What is an Equine Veterinarian?
An equine veterinarian is a doctor of veterinary medicine who provides medical care to horses. Their responsibilities can range from performing wellness exams, treating injuries, to specializing in certain areas of this field. Equine veterinarians may only treat horses, but their career opportunities are vast.
How do you become an Equine Veterinarian?
Your journey to becoming an equine veterinarian will involve extensive training, but must stem from an overall passion for the animal. Most equine vets grow up with a passion for horses, and a strong will to succeed. Once you have these important tools, you can follow the path to DVM.
Education requirements: To become an equine veterinarian, you must first complete your doctorate of veterinary medicine. This will require you to complete prerequisite courses, four years of veterinary courses, and possible additional education after graduating depending on your specialty.
Internship: An internship gives aspiring veterinarians a chance to gain experience and education in a clinical setting. This is considered the first step in your clinical setting training, and helps to prepare you for your future career. You will most often start an internship after receiving your DVM degree, but it is sometimes offered in conjunction with working toward your DVM.
Residency: After completing an internship in a clinical setting, you then move on to your residency training. This is more specific training, more than often in the specialty of your choice. Your residency can be completed in the step to move on to another setting, or a possible “interview” for a permanent spot at your residency site.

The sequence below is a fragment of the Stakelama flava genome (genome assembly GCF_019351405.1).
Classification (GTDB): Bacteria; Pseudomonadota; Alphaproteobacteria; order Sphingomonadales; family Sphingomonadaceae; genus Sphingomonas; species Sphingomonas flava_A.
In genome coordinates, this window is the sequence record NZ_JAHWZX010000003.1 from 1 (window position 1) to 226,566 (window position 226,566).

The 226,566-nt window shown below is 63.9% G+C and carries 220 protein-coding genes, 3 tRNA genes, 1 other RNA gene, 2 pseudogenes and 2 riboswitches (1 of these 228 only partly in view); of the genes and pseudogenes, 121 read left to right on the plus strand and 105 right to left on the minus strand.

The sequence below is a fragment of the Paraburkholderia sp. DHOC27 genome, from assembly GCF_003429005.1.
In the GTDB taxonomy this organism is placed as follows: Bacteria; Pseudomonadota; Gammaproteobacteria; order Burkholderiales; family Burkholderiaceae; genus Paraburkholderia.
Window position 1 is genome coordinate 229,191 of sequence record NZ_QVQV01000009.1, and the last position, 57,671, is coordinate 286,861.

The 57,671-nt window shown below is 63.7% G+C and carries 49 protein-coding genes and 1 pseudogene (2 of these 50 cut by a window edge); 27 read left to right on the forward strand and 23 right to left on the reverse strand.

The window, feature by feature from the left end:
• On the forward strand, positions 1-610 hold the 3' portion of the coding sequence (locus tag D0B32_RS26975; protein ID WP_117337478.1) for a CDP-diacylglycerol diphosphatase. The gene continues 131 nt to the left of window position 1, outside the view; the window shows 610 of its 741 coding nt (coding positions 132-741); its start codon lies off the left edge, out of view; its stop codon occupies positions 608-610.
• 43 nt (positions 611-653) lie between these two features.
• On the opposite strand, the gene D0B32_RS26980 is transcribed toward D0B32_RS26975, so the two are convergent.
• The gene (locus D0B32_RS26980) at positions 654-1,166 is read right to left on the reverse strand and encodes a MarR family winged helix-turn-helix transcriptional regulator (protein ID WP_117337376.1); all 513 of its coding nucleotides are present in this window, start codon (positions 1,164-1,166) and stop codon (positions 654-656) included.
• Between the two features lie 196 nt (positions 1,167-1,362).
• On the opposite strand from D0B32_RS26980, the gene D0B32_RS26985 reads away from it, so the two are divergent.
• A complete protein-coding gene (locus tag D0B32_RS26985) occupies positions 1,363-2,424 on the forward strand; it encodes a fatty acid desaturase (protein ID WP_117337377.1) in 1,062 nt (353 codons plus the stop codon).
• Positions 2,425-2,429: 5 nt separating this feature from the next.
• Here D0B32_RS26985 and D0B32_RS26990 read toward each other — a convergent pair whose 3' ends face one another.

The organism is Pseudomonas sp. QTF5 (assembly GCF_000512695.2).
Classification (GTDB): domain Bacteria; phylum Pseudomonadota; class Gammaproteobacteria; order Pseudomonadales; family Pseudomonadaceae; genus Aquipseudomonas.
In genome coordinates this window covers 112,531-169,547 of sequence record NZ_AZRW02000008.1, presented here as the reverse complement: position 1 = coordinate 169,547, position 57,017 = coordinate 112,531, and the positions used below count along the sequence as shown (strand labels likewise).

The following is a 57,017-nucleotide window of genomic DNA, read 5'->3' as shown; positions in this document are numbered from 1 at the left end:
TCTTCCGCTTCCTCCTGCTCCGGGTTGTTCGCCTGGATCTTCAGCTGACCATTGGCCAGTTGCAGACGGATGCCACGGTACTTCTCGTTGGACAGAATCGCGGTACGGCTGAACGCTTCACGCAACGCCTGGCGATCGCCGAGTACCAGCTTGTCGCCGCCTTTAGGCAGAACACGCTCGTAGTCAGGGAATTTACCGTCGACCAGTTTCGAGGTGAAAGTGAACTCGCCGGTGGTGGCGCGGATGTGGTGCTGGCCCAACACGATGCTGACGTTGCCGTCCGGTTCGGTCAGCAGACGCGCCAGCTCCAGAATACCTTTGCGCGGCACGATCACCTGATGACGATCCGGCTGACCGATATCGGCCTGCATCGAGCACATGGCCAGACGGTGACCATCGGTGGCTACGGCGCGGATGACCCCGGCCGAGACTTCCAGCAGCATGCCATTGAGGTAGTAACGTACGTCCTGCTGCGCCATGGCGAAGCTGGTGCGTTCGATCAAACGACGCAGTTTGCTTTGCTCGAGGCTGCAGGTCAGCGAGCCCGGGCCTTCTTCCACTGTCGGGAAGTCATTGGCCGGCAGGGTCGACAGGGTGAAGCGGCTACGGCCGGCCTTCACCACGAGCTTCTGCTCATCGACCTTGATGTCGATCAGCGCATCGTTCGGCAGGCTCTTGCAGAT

Licensing & Certifications: To be an equine veterinarian, you must earn your doctorate of veterinary medicine. Once you have completed your degree and your additional career training, you must follow up with continuing education each year to keep your license to practice validity. Each amount of continuing education needed will vary depending on your specialty.
Where can you work as an Equine Veterinarian?
With billions of horses in this world, your career possibilities are vast. After completing your DVM, you can begin to explore your options! Some of your options include:
General Practice: General practice is a popular choice among equine veterinarians. This means you work in a multi-doctor practice, or a solo practice. Your daily tasks involve treating the general horse population and possibly other large animals if a practice sees all livestock.
Sports horses: Some equine vets make the choice to specialize in work with sports horses. This means you focus on the treatment of sports and performance horses, and the care required for success in their sport. A career in sports medicine often requires specialty training.
Equine reproduction: A career in equine reproduction involves the care and reproduction of horses, and the process to reproduction. Since this option is vast, your patients can range from sports horses to family horses. A career in equine reproduction often requires specialty training.
Surgeons: Equine surgery is possibly one of the most challenging options in this career field. Surgeons can specialize in different areas, but no matter your surgical specialty, intense training is required.
How much does an Equine Veterinarian earn?
Since there are multiple career options in equine medicine, an equine veterinarian’s salary can vary. The medium wage of an equine veterinarian is about $90,000. While some equine vets are close in earning to this salary, some equine specialists are making up to $300,000 a year. Just like any other field in veterinary medicine, your salary will depend on your specialty and training.
If you have a love for horses, a career as an equine veterinarian can be incredibly rewarding. If you put in the work necessary to complete your degree, some incredible opportunities await you!
If you enjoyed this article, take a look at What are the recognized veterinary specialists? on our blog, and learn about all of your veterinary options!